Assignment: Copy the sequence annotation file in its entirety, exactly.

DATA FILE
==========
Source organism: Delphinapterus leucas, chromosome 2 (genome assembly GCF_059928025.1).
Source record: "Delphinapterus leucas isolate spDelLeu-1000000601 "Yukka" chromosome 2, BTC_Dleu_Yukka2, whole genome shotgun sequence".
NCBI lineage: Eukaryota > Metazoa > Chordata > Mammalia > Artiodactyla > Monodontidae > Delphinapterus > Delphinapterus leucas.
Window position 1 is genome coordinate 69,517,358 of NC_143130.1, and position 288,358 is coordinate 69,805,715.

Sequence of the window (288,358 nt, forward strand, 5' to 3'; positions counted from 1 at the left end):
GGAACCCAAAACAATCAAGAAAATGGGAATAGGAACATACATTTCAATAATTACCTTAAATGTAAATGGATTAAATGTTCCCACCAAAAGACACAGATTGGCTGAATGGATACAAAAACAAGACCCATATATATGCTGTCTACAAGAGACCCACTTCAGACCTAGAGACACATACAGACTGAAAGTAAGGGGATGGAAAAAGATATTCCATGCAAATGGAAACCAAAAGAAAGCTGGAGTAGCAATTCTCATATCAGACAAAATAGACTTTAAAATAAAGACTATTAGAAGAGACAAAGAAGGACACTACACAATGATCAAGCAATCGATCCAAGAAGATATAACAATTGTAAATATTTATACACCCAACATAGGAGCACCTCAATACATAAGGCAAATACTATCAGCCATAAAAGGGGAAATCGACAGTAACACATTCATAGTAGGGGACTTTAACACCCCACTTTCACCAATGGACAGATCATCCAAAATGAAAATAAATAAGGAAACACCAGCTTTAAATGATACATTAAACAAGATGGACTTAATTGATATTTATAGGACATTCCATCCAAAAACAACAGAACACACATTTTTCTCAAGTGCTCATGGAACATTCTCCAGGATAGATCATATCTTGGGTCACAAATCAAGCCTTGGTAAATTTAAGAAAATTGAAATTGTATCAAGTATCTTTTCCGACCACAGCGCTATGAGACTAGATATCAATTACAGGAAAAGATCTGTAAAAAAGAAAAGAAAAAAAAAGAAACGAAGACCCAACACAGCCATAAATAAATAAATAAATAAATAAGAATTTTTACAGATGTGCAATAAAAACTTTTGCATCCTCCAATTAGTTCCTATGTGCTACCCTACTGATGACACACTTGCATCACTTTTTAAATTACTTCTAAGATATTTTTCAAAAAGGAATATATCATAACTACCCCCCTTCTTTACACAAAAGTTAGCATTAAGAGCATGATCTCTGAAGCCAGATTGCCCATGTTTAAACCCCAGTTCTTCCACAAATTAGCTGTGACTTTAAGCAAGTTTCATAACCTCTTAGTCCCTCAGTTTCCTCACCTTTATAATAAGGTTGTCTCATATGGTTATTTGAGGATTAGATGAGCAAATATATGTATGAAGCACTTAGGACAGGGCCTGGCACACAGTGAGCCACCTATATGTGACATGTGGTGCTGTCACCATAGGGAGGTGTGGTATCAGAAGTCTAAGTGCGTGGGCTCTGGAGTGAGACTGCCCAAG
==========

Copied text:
Source organism: Delphinapterus leucas, chromosome 2 (genome assembly GCF_059928025.1).
Source record: "Delphinapterus leucas isolate spDelLeu-1000000601 "Yukka" chromosome 2, BTC_Dleu_Yukka2, whole genome shotgun sequence".
NCBI lineage: Eukaryota > Metazoa > Chordata > Mammalia > Artiodactyla > Monodontidae > Delphinapterus > Delphinapterus leucas.
Window position 1 is genome coordinate 69,517,358 of NC_143130.1, and position 288,358 is coordinate 69,805,715.

Sequence of the window (288,358 nt, forward strand, 5' to 3'; positions counted from 1 at the left end):
GGAACCCAAAACAATCAAGAAAATGGGAATAGGAACATACATTTCAATAATTACCTTAAATGTAAATGGATTAAATGTTCCCACCAAAAGACACAGATTGGCTGAATGGATACAAAAACAAGACCCATATATATGCTGTCTACAAGAGACCCACTTCAGACCTAGAGACACATACAGACTGAAAGTAAGGGGATGGAAAAAGATATTCCATGCAAATGGAAACCAAAAGAAAGCTGGAGTAGCAATTCTCATATCAGACAAAATAGACTTTAAAATAAAGACTATTAGAAGAGACAAAGAAGGACACTACACAATGATCAAGCAATCGATCCAAGAAGATATAACAATTGTAAATATTTATACACCCAACATAGGAGCACCTCAATACATAAGGCAAATACTATCAGCCATAAAAGGGGAAATCGACAGTAACACATTCATAGTAGGGGACTTTAACACCCCACTTTCACCAATGGACAGATCATCCAAAATGAAAATAAATAAGGAAACACCAGCTTTAAATGATACATTAAACAAGATGGACTTAATTGATATTTATAGGACATTCCATCCAAAAACAACAGAACACACATTTTTCTCAAGTGCTCATGGAACATTCTCCAGGATAGATCATATCTTGGGTCACAAATCAAGCCTTGGTAAATTTAAGAAAATTGAAATTGTATCAAGTATCTTTTCCGACCACAGCGCTATGAGACTAGATATCAATTACAGGAAAAGATCTGTAAAAAAGAAAAGAAAAAAAAAGAAACGAAGACCCAACACAGCCATAAATAAATAAATAAATAAATAAGAATTTTTACAGATGTGCAATAAAAACTTTTGCATCCTCCAATTAGTTCCTATGTGCTACCCTACTGATGACACACTTGCATCACTTTTTAAATTACTTCTAAGATATTTTTCAAAAAGGAATATATCATAACTACCCCCCTTCTTTACACAAAAGTTAGCATTAAGAGCATGATCTCTGAAGCCAGATTGCCCATGTTTAAACCCCAGTTCTTCCACAAATTAGCTGTGACTTTAAGCAAGTTTCATAACCTCTTAGTCCCTCAGTTTCCTCACCTTTATAATAAGGTTGTCTCATATGGTTATTTGAGGATTAGATGAGCAAATATATGTATGAAGCACTTAGGACAGGGCCTGGCACACAGTGAGCCACCTATATGTGACATGTGGTGCTGTCACCATAGGGAGGTGTGGTATCAGAAGTCTAAGTGCGTGGGCTCTGGAGTGAGACTGCCCAAG